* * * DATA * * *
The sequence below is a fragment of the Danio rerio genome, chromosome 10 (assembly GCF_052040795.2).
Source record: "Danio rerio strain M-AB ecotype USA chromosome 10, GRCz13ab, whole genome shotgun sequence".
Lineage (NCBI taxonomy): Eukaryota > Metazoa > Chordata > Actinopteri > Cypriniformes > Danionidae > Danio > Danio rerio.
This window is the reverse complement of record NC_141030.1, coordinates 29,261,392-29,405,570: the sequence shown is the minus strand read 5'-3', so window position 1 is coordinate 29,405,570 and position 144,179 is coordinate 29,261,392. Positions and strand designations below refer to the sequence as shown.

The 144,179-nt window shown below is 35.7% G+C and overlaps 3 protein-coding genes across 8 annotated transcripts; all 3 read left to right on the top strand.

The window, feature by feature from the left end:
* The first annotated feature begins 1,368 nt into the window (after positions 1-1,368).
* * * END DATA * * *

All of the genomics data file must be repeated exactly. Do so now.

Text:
The sequence below is a fragment of the Danio rerio genome, chromosome 10 (assembly GCF_052040795.2).
Source record: "Danio rerio strain M-AB ecotype USA chromosome 10, GRCz13ab, whole genome shotgun sequence".
Lineage (NCBI taxonomy): Eukaryota > Metazoa > Chordata > Actinopteri > Cypriniformes > Danionidae > Danio > Danio rerio.
This window is the reverse complement of record NC_141030.1, coordinates 29,261,392-29,405,570: the sequence shown is the minus strand read 5'-3', so window position 1 is coordinate 29,405,570 and position 144,179 is coordinate 29,261,392. Positions and strand designations below refer to the sequence as shown.

The 144,179-nt window shown below is 35.7% G+C and overlaps 3 protein-coding genes across 8 annotated transcripts; all 3 read left to right on the top strand.

The window, feature by feature from the left end:
* The first annotated feature begins 1,368 nt into the window (after positions 1-1,368).